When her parents learned about her romance they were in shock – they could hardly believe it! They had been engaging in conversations with one of their neighbours, the owner of a huge orange farm who was quite wealthy and had a son slightly older that their daughter and there was an understanding that there might be a marriage uniting both families.
As soon as she came home, flushed because she had been running late – she had been to the village as she so often did in the last few weeks, and only now did they understand why – her parents confronted her with the fact that she was seeing this boy and she proudly said yes, she loved him and they were going to get married.
At first her parents tried to reason with her – they talked to her about the prospective marriage they had arranged for her, saying this would ensure her a rosy future without any financial worries. She was as if struck by lightning, and when she asked them what about love, if they had thought of that – after all her parents had married for love – they said it would grow between her and her future husband, as it happened in so many cases, and they added they knew what was best for her, because she could not possibly marry a pauper, a man without prospects, who could not provide for her. But she would not relent, and she told them she would run away with her beloved if she needed to, so finally they resorted to force – as she was legally a minor they had the authority to stop her from leaving, so they literally imprisoned her inside the farm house. She could no longer go out, not even to walk outside and much less to the village. In a time without mobiles and even phones – the farm had no phone – she had no way to communicate with her boyfriend, and her brothers and sisters were strictly forbidden to approach him. When after a certain time he came to the farm to enquire about her, her father chased him and threatened to send the dogs after him and he had to leave.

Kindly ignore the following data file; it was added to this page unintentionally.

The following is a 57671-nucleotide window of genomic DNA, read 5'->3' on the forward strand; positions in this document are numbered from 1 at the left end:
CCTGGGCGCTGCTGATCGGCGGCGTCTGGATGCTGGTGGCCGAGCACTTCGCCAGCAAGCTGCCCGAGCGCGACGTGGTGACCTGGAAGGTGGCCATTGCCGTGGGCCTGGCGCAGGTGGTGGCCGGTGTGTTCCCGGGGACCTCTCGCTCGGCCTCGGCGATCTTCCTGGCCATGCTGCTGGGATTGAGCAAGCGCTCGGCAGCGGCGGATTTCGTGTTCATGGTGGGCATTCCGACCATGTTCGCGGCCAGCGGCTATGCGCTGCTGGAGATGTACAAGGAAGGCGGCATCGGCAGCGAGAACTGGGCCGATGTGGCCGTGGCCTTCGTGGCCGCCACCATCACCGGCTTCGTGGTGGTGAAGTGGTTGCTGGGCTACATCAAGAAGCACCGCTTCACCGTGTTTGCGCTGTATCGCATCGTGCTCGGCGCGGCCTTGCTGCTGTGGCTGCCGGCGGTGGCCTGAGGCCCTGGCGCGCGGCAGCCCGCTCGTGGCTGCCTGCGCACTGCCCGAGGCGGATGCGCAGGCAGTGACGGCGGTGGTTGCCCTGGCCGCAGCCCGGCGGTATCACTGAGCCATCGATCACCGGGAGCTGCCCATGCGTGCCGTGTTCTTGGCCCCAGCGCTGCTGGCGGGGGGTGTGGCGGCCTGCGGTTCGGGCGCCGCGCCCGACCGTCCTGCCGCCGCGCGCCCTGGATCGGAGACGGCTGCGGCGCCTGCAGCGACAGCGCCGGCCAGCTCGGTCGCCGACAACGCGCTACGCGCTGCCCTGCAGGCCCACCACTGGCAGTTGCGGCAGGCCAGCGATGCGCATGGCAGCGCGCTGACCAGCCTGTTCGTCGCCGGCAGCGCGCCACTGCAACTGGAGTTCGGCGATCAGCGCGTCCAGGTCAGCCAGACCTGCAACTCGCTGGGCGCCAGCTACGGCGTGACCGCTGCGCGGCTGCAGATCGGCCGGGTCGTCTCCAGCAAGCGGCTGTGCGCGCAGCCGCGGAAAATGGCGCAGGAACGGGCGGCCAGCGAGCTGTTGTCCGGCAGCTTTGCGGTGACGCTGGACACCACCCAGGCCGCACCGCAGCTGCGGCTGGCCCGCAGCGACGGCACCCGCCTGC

Soon her father’s influence lost the boy his job and then her parents asked her if she still intended to run away with a jobless man, scaring her with images of a destitute life by his side. During this time her prospective groom’s father was also facing some problems in convincing his son that he should marry her, as he was seeing a girl he really liked. The father also had to resort to threats and even went to the extreme of mentioning a possible disinheritance, should his son not obey his wishes.